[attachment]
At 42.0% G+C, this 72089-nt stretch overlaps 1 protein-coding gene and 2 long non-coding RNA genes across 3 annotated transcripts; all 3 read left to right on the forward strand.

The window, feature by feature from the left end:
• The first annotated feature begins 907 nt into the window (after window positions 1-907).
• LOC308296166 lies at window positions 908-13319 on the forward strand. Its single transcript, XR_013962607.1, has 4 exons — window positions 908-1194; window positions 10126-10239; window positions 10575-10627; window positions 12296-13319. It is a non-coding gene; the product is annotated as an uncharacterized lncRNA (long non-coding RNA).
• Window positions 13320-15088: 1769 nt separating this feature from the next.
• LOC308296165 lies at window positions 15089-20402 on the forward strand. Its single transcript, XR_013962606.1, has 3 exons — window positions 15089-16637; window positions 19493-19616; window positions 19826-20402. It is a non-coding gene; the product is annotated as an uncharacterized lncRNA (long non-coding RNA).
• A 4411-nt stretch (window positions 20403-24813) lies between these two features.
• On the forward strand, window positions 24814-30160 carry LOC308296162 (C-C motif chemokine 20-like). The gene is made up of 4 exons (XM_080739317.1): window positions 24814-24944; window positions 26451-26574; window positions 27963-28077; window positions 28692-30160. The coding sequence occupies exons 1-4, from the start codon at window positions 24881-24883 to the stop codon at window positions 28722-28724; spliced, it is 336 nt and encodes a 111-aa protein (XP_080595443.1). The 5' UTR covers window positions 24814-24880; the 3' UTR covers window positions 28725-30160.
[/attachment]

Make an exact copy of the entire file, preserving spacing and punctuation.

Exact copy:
At 42.0% G+C, this 72089-nt stretch overlaps 1 protein-coding gene and 2 long non-coding RNA genes across 3 annotated transcripts; all 3 read left to right on the forward strand.

The window, feature by feature from the left end:
• The first annotated feature begins 907 nt into the window (after window positions 1-907).
• LOC308296166 lies at window positions 908-13319 on the forward strand. Its single transcript, XR_013962607.1, has 4 exons — window positions 908-1194; window positions 10126-10239; window positions 10575-10627; window positions 12296-13319. It is a non-coding gene; the product is annotated as an uncharacterized lncRNA (long non-coding RNA).
• Window positions 13320-15088: 1769 nt separating this feature from the next.
• LOC308296165 lies at window positions 15089-20402 on the forward strand. Its single transcript, XR_013962606.1, has 3 exons — window positions 15089-16637; window positions 19493-19616; window positions 19826-20402. It is a non-coding gene; the product is annotated as an uncharacterized lncRNA (long non-coding RNA).
• A 4411-nt stretch (window positions 20403-24813) lies between these two features.
• On the forward strand, window positions 24814-30160 carry LOC308296162 (C-C motif chemokine 20-like). The gene is made up of 4 exons (XM_080739317.1): window positions 24814-24944; window positions 26451-26574; window positions 27963-28077; window positions 28692-30160. The coding sequence occupies exons 1-4, from the start codon at window positions 24881-24883 to the stop codon at window positions 28722-28724; spliced, it is 336 nt and encodes a 111-aa protein (XP_080595443.1). The 5' UTR covers window positions 24814-24880; the 3' UTR covers window positions 28725-30160.